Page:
Thomas M. Hanna, Joe Guinana, and Joe Bilsborough write in Open Democracy "The ‘Preston Model’ and the modern politics of municipal socialism."In this piece, the writers highlight the flagship community wealth building project in Cleveland, Ohio, and Preston, England and what it means for municipal socialism:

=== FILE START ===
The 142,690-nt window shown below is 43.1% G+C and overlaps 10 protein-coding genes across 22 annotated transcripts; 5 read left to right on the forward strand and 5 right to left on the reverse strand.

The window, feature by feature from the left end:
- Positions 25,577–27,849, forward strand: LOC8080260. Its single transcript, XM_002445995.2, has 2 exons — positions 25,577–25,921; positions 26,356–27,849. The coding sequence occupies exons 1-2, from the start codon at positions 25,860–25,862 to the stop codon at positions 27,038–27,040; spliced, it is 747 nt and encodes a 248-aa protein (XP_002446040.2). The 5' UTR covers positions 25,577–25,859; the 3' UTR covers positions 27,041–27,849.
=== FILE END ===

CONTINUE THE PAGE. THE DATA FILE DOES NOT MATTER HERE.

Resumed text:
There are now two flagship models of community wealth building—and a growing number of additional efforts in cities across the United States and United Kingdom. The first model is the Evergreen Cooperatives in Cleveland, Ohio—created, in part, by our own organisation, The Democracy Collaborative. Cleveland had lost almost half of its population and most of its large publicly-traded companies due to deindustrialisation, disinvestment, and capital flight. But it still had very large non-profit and quasi-public institutions such as the Cleveland Clinic, Case Western Reserve University, and University Hospitals—known as anchor institutions because they are rooted in place and aren’t likely to up and leave. Together, Cleveland’s anchors were spending around $3 billion per year, very little of which was previously staying in the local community. The Democracy Collaborative worked with them to localise a portion of their procurement in support of a network of purposely-created green worker co-ops, the Evergreen Co-operatives, tied together in a community corporation so that they too are rooted in place. Today these companies are profitable and are beginning to eat the lunch of the multinational corporations that had previously provided contract services to the big anchors. Last month came the announcement of an expansion of the Evergreen Cooperative Laundry to a new site serving the needs of the Cleveland Clinic, with a hundred new employees on fast track to worker ownership.